Food Justice

Trustee David Barber ’88, founding partner of the Stone Barns Center for Food and Agriculture, moderates the
Trustee David Barber ’88, founding partner of the Stone Barns Center for Food and Agriculture, moderates the "Food Justice" panel discussion at Connecticut College Feb. 11.

Fresh, healthy, organic food has never been more plentiful or more easily accessible—for those who can afford it. 

As a founding partner of the Stone Barns Center for Food and Agriculture in Pocantico Hills, New York, Connecticut College Trustee David Barber ’88 is changing the way food is produced and consumed so that it is easier to acquire for everyone.

“Healthful food has become increasingly available to a particular population, and less so to people who live in remote parts of the country,” said Barber, who also owns the farm-to-table Blue Hill restaurants. 

“Particularly in the U.S., there are big issues with ‘food deserts,’ or access to fresh food as opposed to processed food. And income is related to that. It’s much easier for wealthier people to eat well.”

On Feb. 11, Barber moderated a panel of local experts who discussed how food production and consumption is changing, and highlighted the efforts underway—both locally and around the country—to build a sustainable system of healthy food for all.

The panel, which drew an audience from campus and from the local communities, featured Rachel Black, visiting professor of anthropology at Connecticut College; Dan Giusti, founder of Brigaid and former chef at Noma, a two-Michelin-star restaurant in Copenhagen, Denmark; and Phil Haynes ’14, assistant livestock manager at Stone Barns Center. 

Haynes provided the perspective of a young farmer and entrepreneur who got involved in food systems—while still at Conn—by running a community-supported agriculture service with his brother in New Jersey.

In a CSA model, customers pay for crops prior to the season, then get crops delivered regularly once they are available. Haynes said that with this model, his farm grew its client list from an initial 25 members to nearly 175 in five years.

“It takes time and a lot of patience and determination on the part of the farmer to push through those early years. It’s a struggle for a lot of them,” Haynes said, noting that getting such a system going is often a challenge for other farmers.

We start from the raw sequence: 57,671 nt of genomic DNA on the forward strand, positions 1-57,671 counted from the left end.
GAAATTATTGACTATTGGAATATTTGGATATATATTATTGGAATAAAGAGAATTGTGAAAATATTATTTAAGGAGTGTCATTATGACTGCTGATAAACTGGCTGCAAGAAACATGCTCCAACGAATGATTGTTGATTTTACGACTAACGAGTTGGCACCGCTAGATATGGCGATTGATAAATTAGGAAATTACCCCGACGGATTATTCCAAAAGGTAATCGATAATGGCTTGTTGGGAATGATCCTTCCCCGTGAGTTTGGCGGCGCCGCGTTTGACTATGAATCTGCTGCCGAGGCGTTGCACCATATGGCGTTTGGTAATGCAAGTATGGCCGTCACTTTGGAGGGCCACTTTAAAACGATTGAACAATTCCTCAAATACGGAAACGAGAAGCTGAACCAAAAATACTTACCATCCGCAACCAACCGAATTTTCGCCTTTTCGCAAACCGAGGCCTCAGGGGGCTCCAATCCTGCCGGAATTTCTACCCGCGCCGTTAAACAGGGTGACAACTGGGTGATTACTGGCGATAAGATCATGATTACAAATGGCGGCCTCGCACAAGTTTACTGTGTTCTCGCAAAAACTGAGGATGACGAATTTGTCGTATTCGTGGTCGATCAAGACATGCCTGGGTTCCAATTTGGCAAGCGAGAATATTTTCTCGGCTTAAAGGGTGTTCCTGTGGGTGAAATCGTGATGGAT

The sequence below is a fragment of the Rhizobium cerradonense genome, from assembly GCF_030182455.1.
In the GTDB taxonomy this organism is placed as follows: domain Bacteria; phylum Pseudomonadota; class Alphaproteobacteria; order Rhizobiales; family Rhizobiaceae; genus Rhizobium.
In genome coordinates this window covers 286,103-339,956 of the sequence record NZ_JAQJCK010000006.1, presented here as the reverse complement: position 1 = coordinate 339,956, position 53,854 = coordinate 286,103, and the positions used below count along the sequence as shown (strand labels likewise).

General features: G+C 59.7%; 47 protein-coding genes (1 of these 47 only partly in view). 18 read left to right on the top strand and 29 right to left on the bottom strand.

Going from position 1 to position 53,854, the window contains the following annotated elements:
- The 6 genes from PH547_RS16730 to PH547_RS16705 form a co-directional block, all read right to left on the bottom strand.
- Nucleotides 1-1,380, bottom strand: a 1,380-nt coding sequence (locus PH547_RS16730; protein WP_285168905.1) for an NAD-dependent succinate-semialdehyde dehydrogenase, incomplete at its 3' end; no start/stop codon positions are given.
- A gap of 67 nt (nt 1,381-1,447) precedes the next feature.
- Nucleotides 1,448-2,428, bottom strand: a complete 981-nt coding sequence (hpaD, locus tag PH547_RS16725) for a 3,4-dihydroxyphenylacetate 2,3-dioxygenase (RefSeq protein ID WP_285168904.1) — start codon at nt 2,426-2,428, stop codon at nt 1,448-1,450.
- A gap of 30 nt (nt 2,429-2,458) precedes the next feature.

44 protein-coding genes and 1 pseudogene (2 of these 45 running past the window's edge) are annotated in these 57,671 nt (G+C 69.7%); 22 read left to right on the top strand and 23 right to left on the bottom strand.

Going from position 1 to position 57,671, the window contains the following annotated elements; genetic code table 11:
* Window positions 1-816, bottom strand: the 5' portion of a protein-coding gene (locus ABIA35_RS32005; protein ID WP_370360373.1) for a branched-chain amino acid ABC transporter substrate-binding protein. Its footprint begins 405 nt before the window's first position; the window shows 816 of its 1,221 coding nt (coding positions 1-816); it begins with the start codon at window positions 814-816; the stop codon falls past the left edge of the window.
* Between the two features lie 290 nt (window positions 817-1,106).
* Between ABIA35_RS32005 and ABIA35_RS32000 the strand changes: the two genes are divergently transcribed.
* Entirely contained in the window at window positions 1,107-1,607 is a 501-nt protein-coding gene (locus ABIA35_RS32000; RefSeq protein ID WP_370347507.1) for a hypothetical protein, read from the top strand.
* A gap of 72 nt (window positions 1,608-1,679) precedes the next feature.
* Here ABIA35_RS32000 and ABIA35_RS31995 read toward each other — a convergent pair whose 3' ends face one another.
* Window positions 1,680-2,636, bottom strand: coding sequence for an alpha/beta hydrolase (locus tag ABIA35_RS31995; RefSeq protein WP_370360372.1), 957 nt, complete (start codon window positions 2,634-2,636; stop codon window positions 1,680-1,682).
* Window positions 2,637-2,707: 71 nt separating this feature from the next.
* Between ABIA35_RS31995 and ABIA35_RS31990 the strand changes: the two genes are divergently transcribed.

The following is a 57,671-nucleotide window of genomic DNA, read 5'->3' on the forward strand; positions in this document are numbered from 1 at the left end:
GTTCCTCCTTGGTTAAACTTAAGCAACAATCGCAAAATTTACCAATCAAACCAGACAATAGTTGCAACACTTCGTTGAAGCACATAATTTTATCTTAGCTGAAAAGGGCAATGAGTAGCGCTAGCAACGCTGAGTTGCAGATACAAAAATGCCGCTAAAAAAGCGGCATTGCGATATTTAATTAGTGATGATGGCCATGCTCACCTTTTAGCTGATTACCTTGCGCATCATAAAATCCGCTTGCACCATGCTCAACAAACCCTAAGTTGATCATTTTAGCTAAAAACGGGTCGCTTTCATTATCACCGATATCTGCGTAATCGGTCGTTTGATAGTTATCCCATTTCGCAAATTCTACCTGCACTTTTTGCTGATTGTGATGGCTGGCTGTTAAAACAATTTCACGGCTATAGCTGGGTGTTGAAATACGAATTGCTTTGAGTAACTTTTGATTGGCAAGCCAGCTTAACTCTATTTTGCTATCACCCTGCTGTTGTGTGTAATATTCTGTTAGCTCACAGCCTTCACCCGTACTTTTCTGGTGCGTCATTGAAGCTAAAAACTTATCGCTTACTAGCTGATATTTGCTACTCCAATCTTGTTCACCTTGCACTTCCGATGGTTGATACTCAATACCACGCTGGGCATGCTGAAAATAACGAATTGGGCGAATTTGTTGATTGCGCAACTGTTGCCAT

“But steadily each year our reputation grew and as the quality of our product increased.”

The face of modern agriculture in the U.S. is dominated by large-scale farms, which allow for cheaper and more easily available meat and produce—but often at a detrimental cost to the soil from over-production, Barber said.

Haynes sees great value in preparing a new generation of farmers who can work the land while keeping sustainability and quality as top priorities—part of Stone Barns’ driving goals. 

“It’s up to places like Stone Barns to make sure we have a plan for the land, and the farmers to work it,” Haynes said.

One way to alter food habits is through programs in public schools that introduce children to a healthier way of eating and offer menus that reduce processed food and sugar intake. Through his work in public schools, Giusti faces the challenge of preparing food that is nutritious, minimally processed and tasty enough for students to enjoy. 

Giusti established Brigaid—a startup that aims to improve the quality of school food by placing trained chefs directly in school’s kitchens. Brigaid is working with New London Public Schools, where Giusti has learned to accept victories, however small: like substituting cold cereal with hot oatmeal and breakfast sandwiches, or damaged apples with fresh cut cantaloupe and pineapple.

“You have to drop your ego as a chef and say these little things are making a difference,” Giusti said during the panel discussion. “Change has to start somewhere.”

Change can also come through adapting models used in other cultures. For Black, an anthropologist who has studied food systems around the world, the U.S. could model France or Italy, where food production is driven less by over-consumption, and is more sustainable.

Black noted that in Italy, farmer’s markets are geared largely for the working class, and some farmers have spent generations growing crops for the public markets. In the U.S., where farmer’s markets often draw wealthier shoppers, many farmers now accept state or federal food subsidies as payment.

“In the United States people realize we have issues, and there’s starting to be a growing awareness,” Black said. “We’re just starting to open our eyes to this need for changes like the ones David, Dan and Phil are leading.”

February 16, 2017